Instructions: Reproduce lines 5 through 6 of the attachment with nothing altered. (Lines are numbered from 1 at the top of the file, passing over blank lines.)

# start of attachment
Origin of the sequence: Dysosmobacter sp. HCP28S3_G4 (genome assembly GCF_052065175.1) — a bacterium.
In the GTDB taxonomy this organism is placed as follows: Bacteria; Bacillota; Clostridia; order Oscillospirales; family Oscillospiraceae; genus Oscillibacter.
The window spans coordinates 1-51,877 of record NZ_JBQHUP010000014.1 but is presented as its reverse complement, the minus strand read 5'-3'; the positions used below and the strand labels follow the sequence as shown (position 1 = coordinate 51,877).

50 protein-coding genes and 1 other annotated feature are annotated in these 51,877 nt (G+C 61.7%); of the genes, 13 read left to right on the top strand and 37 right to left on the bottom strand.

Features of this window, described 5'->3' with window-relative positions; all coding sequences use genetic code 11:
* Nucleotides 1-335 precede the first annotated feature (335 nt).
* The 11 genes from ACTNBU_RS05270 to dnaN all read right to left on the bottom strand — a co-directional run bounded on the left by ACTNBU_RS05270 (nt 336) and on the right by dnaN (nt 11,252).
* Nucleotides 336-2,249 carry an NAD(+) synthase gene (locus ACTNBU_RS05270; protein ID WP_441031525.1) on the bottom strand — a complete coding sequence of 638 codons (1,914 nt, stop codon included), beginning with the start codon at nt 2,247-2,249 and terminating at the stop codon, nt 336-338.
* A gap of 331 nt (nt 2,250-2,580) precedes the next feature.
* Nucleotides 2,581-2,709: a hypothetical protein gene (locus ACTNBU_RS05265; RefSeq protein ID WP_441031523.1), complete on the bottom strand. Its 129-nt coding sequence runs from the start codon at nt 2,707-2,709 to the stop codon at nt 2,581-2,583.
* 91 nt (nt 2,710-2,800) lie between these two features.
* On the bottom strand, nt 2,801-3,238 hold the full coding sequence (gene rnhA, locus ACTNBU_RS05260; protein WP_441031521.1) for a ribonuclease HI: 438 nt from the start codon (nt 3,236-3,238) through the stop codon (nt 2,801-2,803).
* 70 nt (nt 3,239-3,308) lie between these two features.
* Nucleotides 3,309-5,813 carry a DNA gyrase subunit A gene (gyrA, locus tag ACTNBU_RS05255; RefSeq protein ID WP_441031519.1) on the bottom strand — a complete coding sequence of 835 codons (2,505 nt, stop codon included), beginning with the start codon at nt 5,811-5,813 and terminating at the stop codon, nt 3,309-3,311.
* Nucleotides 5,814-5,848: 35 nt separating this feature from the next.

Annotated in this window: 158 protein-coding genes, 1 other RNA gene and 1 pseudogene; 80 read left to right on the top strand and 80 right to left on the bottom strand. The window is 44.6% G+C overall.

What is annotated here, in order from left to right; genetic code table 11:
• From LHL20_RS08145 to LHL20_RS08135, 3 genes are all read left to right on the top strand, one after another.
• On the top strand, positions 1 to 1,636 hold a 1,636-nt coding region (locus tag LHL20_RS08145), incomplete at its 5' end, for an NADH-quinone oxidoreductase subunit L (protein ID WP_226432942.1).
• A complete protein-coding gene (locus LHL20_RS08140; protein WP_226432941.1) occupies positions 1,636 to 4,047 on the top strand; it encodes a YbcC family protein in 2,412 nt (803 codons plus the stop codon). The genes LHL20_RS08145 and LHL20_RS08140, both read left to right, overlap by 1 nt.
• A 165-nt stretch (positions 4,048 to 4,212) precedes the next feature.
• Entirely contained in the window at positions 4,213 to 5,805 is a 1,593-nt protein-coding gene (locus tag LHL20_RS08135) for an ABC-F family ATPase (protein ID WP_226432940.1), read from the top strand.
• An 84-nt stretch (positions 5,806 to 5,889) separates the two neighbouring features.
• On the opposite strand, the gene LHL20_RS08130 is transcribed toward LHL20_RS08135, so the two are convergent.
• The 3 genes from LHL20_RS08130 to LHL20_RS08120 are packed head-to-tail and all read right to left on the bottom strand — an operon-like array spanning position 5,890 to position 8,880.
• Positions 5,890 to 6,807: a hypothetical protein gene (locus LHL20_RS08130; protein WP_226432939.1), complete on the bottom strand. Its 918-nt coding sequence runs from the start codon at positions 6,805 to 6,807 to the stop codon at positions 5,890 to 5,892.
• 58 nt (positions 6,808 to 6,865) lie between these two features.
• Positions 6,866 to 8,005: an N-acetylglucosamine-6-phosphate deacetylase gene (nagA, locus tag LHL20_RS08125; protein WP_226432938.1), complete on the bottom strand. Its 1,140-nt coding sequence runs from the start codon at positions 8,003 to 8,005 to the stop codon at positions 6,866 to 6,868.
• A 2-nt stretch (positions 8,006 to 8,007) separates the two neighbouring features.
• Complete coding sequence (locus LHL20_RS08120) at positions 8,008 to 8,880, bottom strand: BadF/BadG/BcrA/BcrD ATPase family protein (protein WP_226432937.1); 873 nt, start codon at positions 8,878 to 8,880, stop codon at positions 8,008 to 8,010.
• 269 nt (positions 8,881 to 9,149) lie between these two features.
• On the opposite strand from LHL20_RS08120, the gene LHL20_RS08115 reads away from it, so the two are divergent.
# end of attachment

Features of this window, described 5'->3' with window-relative positions; all coding sequences use genetic code 11:
* Nucleotides 1-335 precede the first annotated feature (335 nt).